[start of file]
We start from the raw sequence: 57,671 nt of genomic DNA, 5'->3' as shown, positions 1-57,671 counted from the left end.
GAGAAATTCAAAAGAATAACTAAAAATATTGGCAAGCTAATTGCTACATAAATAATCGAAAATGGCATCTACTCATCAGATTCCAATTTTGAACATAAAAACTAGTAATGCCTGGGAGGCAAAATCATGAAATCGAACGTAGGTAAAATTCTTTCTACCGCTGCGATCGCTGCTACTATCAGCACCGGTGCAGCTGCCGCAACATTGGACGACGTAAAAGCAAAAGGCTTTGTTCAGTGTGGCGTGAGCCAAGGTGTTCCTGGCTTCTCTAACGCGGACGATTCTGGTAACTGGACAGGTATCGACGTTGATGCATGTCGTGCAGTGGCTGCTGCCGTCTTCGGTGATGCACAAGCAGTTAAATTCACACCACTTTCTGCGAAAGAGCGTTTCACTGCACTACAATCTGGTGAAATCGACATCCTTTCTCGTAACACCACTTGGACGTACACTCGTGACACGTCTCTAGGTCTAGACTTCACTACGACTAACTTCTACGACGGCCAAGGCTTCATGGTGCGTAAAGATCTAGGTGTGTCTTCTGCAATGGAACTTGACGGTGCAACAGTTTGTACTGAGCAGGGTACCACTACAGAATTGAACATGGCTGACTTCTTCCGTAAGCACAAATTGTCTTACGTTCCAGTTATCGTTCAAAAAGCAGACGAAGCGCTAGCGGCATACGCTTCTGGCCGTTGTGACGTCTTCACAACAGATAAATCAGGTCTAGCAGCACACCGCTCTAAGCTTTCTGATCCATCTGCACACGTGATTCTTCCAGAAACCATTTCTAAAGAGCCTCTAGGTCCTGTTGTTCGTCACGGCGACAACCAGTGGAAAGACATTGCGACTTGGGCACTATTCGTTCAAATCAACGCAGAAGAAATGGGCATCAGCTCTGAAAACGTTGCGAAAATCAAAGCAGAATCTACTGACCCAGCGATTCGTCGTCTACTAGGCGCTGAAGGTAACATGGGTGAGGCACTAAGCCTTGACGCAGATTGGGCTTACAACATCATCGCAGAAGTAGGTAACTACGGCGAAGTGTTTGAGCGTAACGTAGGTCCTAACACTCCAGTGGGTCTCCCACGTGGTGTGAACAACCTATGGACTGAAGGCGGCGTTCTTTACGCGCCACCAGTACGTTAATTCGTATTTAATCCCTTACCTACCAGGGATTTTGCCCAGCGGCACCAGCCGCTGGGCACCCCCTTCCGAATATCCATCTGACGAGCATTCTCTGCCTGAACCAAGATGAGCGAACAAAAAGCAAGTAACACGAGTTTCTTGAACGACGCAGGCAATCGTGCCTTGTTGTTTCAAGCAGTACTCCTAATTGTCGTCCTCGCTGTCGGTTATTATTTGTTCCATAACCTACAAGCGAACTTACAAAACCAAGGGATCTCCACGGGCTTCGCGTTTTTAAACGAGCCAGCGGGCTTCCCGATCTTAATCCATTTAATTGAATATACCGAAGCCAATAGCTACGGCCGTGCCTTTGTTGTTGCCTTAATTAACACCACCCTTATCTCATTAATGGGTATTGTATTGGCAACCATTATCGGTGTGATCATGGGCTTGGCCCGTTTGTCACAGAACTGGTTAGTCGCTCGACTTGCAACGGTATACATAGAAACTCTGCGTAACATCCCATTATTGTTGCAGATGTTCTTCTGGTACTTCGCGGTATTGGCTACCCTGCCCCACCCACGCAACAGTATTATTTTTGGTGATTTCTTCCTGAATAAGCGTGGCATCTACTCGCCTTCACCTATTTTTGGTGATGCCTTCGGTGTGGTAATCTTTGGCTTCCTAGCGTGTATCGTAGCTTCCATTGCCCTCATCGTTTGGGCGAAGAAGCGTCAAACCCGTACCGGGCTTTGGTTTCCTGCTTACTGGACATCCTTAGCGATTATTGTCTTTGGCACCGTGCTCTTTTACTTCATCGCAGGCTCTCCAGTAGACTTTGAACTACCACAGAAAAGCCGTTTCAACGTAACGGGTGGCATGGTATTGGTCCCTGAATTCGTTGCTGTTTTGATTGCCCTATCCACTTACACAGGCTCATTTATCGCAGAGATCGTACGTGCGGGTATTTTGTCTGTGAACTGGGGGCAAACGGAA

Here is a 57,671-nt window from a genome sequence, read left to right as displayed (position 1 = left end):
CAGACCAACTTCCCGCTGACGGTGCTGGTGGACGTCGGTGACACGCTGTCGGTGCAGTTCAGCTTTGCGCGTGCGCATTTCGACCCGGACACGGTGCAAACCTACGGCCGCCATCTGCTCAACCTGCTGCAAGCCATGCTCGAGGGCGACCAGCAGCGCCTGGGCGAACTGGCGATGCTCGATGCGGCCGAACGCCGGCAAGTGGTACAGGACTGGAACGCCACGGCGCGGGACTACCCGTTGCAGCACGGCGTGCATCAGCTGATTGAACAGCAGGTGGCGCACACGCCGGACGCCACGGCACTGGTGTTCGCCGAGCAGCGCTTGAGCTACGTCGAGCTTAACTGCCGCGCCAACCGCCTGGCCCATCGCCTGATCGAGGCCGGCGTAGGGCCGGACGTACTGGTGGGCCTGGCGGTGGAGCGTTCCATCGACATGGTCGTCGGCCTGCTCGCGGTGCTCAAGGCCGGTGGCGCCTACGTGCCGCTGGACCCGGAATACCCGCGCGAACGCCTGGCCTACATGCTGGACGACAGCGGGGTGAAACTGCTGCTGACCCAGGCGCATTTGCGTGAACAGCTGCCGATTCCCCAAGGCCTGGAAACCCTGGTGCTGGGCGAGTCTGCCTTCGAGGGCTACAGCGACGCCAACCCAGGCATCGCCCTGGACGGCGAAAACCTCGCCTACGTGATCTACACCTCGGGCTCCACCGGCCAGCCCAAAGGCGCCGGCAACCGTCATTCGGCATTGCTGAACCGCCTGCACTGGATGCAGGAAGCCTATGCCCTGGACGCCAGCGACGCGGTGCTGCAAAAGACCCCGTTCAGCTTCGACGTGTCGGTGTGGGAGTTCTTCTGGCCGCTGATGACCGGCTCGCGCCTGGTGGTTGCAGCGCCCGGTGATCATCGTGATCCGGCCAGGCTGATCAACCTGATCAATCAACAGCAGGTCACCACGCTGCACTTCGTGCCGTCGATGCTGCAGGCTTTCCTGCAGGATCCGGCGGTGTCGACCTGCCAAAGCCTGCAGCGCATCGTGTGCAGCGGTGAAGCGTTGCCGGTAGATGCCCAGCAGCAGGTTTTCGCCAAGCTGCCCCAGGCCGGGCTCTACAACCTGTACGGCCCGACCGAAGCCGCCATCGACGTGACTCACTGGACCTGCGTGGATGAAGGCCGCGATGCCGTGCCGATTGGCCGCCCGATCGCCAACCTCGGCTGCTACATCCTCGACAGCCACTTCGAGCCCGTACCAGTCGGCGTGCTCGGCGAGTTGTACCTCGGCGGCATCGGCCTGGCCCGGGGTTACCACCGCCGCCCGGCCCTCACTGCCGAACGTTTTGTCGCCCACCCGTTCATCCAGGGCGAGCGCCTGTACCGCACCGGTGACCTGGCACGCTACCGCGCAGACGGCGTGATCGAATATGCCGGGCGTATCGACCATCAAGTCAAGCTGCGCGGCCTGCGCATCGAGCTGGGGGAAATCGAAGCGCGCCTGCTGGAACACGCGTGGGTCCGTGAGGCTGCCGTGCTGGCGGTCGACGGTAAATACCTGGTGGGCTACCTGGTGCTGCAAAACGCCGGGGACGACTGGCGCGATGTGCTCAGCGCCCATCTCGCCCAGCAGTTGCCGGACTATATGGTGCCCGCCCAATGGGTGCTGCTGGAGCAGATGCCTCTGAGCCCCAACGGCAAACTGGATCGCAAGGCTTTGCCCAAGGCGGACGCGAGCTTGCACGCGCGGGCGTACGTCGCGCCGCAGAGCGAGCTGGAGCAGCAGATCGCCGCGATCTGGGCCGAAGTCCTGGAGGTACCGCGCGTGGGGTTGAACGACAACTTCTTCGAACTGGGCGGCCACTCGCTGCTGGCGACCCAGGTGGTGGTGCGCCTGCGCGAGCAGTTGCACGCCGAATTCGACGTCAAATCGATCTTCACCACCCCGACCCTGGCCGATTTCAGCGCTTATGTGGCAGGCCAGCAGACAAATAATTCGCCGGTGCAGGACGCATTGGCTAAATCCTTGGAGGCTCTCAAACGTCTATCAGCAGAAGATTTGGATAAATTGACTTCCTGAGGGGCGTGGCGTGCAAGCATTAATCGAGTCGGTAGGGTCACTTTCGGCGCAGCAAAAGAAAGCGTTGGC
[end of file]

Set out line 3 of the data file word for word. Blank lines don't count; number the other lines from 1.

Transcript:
Here is a 57,671-nt window from a genome sequence, read left to right as displayed (position 1 = left end):